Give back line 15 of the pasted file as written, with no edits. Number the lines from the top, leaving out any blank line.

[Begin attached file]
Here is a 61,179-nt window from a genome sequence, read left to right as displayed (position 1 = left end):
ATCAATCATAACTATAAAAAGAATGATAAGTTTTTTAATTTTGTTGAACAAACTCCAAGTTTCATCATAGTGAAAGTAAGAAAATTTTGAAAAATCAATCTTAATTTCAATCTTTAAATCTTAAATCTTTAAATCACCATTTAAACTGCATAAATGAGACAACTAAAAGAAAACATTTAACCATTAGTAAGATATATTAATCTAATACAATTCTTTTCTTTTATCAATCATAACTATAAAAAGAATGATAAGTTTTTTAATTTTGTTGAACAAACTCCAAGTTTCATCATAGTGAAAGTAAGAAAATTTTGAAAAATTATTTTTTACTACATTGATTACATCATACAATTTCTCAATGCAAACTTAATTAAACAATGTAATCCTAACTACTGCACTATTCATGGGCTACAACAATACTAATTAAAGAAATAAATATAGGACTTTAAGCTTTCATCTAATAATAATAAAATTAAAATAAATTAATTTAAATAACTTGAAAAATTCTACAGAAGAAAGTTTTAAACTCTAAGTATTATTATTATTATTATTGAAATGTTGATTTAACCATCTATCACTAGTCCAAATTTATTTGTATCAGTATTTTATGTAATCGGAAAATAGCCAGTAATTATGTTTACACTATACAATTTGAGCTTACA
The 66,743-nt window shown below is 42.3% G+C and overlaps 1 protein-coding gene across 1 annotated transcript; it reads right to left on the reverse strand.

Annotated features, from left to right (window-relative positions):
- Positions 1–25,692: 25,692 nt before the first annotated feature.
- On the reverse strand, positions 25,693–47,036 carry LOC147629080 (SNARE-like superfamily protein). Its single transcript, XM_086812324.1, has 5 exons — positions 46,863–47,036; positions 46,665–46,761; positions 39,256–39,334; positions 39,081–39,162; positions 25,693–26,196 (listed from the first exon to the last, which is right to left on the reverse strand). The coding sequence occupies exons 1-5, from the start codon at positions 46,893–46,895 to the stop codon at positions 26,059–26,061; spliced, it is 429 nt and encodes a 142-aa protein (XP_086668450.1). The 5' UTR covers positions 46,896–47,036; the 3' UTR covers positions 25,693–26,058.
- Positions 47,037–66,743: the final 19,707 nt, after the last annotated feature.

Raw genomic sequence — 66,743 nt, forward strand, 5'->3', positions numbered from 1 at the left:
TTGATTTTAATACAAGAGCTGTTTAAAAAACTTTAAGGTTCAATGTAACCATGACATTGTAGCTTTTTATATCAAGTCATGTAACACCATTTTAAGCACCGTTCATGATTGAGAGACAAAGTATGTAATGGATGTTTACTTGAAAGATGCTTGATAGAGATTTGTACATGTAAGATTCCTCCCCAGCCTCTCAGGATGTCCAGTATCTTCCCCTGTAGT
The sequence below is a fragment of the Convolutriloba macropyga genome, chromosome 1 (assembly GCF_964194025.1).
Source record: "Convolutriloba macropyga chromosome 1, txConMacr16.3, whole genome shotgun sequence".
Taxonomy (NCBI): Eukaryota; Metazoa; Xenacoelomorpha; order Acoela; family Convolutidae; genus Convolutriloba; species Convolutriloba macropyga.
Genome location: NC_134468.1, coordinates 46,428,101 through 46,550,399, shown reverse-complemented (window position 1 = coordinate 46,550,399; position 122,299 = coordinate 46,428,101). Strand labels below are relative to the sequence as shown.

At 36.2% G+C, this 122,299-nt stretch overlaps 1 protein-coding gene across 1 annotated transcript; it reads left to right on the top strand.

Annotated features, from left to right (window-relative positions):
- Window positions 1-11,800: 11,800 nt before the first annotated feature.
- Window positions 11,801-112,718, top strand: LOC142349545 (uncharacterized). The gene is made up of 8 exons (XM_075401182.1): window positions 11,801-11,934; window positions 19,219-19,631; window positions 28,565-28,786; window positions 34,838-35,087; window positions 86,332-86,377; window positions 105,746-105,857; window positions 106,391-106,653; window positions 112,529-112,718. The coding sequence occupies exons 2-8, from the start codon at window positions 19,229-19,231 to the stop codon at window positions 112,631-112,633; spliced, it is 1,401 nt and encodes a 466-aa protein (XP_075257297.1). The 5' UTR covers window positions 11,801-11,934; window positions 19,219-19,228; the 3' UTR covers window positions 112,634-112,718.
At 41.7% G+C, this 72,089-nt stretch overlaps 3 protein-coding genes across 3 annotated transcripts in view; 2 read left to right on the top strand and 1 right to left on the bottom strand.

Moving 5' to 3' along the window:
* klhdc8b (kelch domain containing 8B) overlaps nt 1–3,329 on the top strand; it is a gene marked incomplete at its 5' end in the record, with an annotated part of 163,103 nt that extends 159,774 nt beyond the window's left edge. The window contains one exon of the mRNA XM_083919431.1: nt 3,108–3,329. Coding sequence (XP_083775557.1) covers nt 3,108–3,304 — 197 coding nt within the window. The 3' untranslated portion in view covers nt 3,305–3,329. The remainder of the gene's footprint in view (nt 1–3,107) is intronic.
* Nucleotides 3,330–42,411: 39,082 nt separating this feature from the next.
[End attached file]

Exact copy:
Annotated features, from left to right (window-relative positions):